Instagram is shutting down Direct, a standalone direct messaging app that was meant to compete with Snapchat, according to a report.
The app is available on both iOS and Android platforms. Facebook, which owns Instagram, will divert all new developments and activity from the app to the main Instagram app.
“We’re rolling back the test of the standalone Direct app,” a spokesperson said. “We’re focused on continuing to make Instagram Direct the best place for fun conversations with your friends.”
Instagram will continue to develop features used by Direct, but they will no longer be for a standalone app. Those features include encrypted messaging, shared video viewing and an online version of direct messaging.
All of the conversations on the app will move to the main app, according to Matt Navarra, a Direct user and a social media commentator.
Direct debuted in December of 2017 and was rolled out in a select number of places, including Uruguay, Chile, Turkey, Italy, Portugal and Israel.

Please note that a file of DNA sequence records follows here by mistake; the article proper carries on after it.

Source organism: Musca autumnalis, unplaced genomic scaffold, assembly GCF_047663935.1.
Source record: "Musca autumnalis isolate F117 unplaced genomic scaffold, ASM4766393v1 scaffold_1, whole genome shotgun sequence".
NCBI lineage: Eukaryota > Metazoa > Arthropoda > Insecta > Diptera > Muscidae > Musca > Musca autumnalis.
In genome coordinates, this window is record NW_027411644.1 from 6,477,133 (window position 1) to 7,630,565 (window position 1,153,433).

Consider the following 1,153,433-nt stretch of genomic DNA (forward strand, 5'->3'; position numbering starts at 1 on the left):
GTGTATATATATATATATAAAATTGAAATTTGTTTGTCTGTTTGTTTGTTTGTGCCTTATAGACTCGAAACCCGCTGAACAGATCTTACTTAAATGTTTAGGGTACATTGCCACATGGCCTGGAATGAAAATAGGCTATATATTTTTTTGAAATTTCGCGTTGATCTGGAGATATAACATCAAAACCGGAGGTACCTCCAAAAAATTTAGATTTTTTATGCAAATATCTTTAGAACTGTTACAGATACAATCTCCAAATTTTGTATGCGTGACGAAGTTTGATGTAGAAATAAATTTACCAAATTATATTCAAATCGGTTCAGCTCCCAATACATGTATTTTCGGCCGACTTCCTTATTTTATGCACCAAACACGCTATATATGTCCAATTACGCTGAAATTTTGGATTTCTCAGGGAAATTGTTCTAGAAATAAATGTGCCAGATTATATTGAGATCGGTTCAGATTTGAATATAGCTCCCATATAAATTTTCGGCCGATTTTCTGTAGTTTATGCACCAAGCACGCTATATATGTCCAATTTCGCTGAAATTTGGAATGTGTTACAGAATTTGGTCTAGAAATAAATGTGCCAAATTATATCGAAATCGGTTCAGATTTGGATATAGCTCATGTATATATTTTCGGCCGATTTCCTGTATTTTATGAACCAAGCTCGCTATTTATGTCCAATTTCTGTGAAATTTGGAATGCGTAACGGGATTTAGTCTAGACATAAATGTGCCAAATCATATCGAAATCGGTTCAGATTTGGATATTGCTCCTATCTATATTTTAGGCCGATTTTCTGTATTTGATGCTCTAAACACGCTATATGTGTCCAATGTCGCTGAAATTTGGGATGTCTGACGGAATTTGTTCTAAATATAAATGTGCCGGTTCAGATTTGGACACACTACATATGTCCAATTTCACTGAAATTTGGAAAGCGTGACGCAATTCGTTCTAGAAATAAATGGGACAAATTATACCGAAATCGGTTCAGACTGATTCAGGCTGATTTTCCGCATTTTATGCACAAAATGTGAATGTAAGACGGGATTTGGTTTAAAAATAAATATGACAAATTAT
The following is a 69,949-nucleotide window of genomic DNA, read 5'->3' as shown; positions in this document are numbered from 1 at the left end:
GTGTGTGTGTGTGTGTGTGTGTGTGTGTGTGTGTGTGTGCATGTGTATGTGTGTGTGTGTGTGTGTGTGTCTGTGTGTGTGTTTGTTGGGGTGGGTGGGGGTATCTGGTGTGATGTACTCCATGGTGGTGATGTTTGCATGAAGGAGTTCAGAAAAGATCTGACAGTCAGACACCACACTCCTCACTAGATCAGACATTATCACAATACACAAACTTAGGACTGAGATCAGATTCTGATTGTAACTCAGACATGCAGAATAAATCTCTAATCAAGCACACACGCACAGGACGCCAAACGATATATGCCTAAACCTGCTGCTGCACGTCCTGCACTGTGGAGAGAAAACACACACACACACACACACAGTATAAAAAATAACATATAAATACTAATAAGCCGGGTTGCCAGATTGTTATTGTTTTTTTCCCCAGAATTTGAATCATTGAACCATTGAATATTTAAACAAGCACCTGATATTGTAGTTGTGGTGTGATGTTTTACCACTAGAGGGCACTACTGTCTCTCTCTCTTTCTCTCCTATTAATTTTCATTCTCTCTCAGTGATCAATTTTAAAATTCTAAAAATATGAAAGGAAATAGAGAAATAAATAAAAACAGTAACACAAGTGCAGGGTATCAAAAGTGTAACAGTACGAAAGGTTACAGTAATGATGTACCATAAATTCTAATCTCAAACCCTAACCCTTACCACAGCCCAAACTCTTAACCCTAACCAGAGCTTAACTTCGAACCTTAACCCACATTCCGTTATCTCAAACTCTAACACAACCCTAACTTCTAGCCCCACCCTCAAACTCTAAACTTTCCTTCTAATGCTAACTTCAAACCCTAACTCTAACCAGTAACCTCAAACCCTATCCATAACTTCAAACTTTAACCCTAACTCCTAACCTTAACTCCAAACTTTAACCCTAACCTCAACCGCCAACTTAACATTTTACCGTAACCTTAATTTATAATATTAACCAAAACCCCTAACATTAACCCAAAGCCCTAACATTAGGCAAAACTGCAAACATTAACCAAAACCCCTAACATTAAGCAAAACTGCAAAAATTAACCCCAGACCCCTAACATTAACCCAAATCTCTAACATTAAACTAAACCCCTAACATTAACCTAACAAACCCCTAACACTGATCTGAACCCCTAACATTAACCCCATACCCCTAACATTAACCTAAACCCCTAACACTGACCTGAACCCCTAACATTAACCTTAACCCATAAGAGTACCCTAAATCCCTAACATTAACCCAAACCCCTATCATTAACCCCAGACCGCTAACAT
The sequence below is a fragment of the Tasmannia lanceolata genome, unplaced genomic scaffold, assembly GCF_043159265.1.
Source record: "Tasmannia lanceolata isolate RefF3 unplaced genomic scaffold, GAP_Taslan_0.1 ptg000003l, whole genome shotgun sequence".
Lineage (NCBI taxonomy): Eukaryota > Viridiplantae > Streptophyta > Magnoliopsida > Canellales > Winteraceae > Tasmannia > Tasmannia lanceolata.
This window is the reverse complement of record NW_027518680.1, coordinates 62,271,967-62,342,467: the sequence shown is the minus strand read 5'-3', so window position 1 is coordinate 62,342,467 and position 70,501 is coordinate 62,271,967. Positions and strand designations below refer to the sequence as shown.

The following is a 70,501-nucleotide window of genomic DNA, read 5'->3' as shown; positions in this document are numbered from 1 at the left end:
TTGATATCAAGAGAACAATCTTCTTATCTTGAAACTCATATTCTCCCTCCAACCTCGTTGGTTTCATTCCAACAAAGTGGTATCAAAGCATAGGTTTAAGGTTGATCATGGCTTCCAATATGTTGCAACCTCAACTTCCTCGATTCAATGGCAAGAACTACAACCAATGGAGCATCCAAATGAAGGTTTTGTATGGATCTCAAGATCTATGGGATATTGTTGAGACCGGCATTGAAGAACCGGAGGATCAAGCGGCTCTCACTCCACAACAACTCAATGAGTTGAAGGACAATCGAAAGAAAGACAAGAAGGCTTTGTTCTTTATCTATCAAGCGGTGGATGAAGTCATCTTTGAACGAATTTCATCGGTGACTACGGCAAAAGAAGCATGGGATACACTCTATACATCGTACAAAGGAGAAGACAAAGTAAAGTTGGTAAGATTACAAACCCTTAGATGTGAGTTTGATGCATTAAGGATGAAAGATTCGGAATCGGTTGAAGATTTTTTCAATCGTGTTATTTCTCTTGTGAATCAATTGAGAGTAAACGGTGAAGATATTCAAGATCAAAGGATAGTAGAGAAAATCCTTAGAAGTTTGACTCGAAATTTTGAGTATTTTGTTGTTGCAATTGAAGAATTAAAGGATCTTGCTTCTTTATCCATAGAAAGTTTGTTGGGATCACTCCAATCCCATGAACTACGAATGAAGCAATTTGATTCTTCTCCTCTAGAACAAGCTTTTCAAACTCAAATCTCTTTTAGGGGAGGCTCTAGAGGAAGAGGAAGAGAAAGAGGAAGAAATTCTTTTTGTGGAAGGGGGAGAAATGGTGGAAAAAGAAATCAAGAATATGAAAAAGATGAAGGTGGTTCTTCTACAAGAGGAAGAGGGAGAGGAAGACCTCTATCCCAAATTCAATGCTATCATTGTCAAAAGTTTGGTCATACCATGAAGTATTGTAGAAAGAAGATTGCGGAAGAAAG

“We want Instagram to be a place for all of your moments, and private sharing with close friends is a big part of that,” Instagram said at the time. “To make it easier and more fun for people to connect in this way, we are beginning to test Direct – a camera-first app that connects seamlessly back to Instagram.”
Instagram didn’t do much to promote the app, however, and it was never clear how many markets actually had access to it. The app was most recently ranked at #55 for Android users in Uruguay by App Annie’s rankings, and number 24 in Portugal on iOS.
According to Sensor Tower, the app was installed 1.35 million times on the App Store and Google Play, with the largest percentage of the installs coming from Turkey. The second largest test market was Italy. The app never really caught any traction anywhere else, which may have influenced Facebook’s decision to discontinue it.